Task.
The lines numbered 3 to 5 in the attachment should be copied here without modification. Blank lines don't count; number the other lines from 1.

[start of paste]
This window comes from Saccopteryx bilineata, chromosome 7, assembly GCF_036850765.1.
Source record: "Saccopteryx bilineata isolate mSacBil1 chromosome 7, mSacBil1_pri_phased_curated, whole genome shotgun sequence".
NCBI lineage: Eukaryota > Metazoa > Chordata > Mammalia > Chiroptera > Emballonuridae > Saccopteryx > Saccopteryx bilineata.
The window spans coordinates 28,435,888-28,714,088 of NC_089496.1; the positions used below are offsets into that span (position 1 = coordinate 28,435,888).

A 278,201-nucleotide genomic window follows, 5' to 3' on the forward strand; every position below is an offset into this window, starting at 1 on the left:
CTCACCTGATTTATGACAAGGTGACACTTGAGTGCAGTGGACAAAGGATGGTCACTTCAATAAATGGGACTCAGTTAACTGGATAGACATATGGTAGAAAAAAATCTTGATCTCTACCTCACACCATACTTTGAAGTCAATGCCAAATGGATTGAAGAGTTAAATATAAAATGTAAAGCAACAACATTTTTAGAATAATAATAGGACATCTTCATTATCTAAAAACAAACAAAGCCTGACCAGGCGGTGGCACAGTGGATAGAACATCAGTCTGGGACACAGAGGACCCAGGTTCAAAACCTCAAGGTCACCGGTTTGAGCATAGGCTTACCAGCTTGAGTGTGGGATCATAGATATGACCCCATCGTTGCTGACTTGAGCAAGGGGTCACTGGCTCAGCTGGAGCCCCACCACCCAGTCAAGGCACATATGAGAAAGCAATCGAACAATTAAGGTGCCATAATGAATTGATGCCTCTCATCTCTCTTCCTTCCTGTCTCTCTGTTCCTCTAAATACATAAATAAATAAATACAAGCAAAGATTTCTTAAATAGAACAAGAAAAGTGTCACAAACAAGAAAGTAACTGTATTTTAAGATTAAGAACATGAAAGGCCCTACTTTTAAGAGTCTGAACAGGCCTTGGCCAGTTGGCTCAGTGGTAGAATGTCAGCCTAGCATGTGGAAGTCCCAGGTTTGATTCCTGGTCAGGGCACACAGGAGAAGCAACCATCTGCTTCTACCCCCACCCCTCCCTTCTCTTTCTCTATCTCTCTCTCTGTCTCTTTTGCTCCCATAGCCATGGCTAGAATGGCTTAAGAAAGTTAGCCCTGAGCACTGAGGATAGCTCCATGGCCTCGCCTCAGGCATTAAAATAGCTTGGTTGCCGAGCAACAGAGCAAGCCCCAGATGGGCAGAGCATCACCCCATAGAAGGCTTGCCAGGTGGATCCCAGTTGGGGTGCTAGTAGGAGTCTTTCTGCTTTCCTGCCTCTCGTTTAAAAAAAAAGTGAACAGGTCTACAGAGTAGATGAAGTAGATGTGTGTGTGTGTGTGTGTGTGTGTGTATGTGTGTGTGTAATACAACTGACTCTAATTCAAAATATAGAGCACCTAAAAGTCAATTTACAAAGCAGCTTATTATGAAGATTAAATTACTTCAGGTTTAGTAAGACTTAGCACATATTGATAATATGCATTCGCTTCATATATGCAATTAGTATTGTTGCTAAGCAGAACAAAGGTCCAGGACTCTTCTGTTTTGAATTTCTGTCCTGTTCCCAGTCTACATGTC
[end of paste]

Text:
NCBI lineage: Eukaryota > Metazoa > Chordata > Mammalia > Chiroptera > Emballonuridae > Saccopteryx > Saccopteryx bilineata.
The window spans coordinates 28,435,888-28,714,088 of NC_089496.1; the positions used below are offsets into that span (position 1 = coordinate 28,435,888).

A 278,201-nucleotide genomic window follows, 5' to 3' on the forward strand; every position below is an offset into this window, starting at 1 on the left: